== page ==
By Donella Meadows
–July 27, 1989–
For the past three years a Washington-based group called Renew America has published an annual report card on the environmental progress (or regress) of the 50 states. The “State of the States” report ranks the states on the strictness and completeness of their policies on such matters as water quality, air quality, waste disposal, energy conservation.
I don’t know about you, but back when I got report cards, a bad grade didn’t much motivate me. What had a real impact on my behavior was a positive comment. If a teacher mentioned a good point, an occasion when I’d really tried, a small success, that raised my confidence and spurred me on. Bouquets always worked better for me than brickbats.
So I’m delighted to see that this year Renew America has launched a nationwide competition called Searching for Success, to find and publicize America’s environmental success stories. There will be awards for the three most effective programs in each of 22 categories — including air pollution reduction, beautification, food safety, forest management, growth management, hazardous materials reduction, soil conservation, renewable energy, transportation efficiency, and wildlife conservation. Applicants can be individuals, organizations, communities, businesses or public agencies.
Here are some examples of the kinds of stories Renew America is looking for:
AIR POLLUTION REDUCTION: The 3M Company has reduced its air pollution emissions by more than 110,000 tons per year, and saved millions of dollars in the process. In one of its plants in Northridge, California, a solvent used in a coating process was exceeding state air pollution standards. The company found a way to do the coating with a water-based system that eliminated the solvent altogether. The change cost the plant $60,000 and saved it $180,000 in pollution control equipment.
ENVIRONMENTAL EDUCATION: An eroded hillside in Perryville, Arkansas has been transformed into a demonstration farm visited by thousands of people each year, thanks to the Heifer Project and a bunch of volunteer high school students. They planted trees, terraced along contours, and gradually brought the soil back to life. The two acre hillside is now the Guatemalan Hillside Farm, a place to test and display how small farmers throughout the world can use appropriate technology and renewable energy to increase the productivity of their land.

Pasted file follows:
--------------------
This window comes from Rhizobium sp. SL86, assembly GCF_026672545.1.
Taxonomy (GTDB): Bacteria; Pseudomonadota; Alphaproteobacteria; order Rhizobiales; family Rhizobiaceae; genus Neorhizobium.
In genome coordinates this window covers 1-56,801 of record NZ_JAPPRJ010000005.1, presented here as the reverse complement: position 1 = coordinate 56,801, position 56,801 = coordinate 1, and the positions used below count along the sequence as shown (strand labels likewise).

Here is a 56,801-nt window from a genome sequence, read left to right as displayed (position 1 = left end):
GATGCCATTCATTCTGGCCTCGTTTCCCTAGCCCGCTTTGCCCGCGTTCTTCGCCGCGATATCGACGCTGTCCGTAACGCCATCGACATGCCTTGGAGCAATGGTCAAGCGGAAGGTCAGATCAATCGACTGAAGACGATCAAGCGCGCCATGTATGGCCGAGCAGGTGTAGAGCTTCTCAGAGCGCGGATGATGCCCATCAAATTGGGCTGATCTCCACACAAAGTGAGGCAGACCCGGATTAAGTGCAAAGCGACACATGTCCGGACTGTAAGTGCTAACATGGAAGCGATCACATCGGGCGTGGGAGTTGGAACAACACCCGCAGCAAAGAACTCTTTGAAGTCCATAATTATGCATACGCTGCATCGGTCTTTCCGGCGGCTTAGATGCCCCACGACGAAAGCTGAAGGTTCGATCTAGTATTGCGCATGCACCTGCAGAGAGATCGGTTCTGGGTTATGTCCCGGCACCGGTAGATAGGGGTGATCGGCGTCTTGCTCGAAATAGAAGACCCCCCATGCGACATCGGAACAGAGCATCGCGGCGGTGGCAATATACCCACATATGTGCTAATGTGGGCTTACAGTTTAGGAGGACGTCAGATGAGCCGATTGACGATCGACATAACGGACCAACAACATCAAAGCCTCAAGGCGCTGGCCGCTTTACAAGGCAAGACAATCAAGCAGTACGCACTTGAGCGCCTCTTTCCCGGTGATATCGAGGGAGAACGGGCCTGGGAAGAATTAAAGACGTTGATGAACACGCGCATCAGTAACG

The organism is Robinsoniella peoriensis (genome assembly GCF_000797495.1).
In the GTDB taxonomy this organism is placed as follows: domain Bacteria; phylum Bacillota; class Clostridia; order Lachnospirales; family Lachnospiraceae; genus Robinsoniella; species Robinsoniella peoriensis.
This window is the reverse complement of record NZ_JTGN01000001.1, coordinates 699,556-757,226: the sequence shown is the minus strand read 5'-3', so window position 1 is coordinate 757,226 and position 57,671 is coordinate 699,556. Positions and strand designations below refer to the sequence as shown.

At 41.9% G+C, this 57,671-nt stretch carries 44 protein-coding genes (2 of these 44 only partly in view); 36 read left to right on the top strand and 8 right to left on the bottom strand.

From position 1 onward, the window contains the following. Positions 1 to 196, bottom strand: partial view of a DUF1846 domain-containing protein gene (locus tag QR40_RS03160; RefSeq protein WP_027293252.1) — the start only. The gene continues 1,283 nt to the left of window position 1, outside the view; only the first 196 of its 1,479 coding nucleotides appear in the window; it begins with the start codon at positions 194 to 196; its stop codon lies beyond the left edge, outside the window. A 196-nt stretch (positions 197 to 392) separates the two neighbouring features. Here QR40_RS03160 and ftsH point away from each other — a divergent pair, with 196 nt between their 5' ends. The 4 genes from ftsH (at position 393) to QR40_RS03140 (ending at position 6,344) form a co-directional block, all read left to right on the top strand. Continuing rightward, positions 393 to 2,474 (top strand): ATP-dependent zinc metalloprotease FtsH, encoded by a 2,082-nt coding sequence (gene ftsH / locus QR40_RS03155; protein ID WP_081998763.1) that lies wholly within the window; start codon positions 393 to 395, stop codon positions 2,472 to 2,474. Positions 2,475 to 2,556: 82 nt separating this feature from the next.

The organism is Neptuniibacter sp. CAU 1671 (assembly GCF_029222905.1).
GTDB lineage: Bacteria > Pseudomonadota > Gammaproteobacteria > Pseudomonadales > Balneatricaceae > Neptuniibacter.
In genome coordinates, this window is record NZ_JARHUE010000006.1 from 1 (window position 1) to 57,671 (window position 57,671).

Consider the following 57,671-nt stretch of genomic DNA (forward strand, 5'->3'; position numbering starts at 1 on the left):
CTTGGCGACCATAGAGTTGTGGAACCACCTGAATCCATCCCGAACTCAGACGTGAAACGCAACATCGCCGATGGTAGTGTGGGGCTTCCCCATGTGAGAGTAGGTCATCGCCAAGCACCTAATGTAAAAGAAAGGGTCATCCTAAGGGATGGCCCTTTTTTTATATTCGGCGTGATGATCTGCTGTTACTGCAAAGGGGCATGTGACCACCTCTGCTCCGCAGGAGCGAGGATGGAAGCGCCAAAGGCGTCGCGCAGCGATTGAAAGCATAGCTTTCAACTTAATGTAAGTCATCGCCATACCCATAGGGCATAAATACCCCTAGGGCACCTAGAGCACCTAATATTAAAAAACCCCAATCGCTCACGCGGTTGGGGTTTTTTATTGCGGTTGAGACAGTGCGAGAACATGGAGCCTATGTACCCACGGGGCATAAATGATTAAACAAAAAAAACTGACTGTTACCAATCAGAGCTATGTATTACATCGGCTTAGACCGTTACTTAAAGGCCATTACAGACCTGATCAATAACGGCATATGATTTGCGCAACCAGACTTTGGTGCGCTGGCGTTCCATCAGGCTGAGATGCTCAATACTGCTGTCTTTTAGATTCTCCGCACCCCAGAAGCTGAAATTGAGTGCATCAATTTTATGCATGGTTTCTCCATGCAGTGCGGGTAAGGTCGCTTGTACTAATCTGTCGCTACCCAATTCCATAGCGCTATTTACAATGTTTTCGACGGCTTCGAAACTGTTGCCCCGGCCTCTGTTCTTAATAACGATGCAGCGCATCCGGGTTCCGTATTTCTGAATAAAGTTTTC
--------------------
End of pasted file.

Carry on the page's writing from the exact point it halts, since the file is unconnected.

GROWTH MANAGEMENT: Through a comprehensive program the state of Oregon has helped all its 278 cities and towns develop their own land use plans. It has enabled cities to adopt urban growth boundaries — designated limits beyond which urban services like sewers and streets simply will not be provided. (These are common in Europe but almost unheard of in the United States.) The state has also permanently protected 15.5 million acres of prime farmland and 12 million acres of forest land.
WATER PROTECTION: The Rouge River, which has the unfortunate fate to flow through industrial Detroit, was long ago reduced to a waste channel for chemicals and sewage. Now it is being reclaimed by high school students. The students learn in their science classes how to do nine different laboratory tests for water quality. Different schools take on the responsibility of monitoring segments of the river along its course. The students pass information to each other over a computer network. They detect and bring to official attention illegal dumping and leaks from faulty sewers, and they band together, when necessary, to block a new effluent source that would degrade the river.
You get the idea. There’s a lot of ingenuity out there. Though our national environmental problems are a long way from solved, I suspect the Searching for Success program will turn up an amazing assortment of good ideas already in motion.
Searching for Success awards will be announced in Washington on Earth Day 1990. All entries will be placed in an Environmental Success Index, available as a reference to individuals, organizations, businesses, and policymakers. If you want to start a recycling program, or protect rangeland, or use energy more efficiently in your workplace, you can look in the index and get ideas from what others are doing. “If a program is working in San Francisco, we should know about it, so it can be recreated in Boston,” says Robert Rodale, Renew American’s Chairman.
Copyright Sustainability Institute 1989